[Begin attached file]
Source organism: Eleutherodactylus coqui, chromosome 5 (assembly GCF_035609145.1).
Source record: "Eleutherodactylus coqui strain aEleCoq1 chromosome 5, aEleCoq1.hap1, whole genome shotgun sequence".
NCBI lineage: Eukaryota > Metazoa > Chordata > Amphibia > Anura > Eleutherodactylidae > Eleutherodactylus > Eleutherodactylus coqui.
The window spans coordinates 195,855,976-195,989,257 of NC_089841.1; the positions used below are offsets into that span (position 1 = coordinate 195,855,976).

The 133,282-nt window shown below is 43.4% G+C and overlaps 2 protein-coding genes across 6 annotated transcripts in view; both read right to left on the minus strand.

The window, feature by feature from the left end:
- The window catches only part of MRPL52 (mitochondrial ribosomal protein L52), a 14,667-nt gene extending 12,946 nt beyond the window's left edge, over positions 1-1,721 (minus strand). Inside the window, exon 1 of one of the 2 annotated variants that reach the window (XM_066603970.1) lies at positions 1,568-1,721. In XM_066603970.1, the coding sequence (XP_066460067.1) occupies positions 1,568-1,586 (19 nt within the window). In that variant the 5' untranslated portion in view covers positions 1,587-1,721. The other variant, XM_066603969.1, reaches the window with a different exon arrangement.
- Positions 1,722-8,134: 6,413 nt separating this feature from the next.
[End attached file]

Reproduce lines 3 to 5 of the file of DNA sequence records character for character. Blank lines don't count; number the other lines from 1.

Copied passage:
NCBI lineage: Eukaryota > Metazoa > Chordata > Amphibia > Anura > Eleutherodactylidae > Eleutherodactylus > Eleutherodactylus coqui.
The window spans coordinates 195,855,976-195,989,257 of NC_089841.1; the positions used below are offsets into that span (position 1 = coordinate 195,855,976).

The 133,282-nt window shown below is 43.4% G+C and overlaps 2 protein-coding genes across 6 annotated transcripts in view; both read right to left on the minus strand.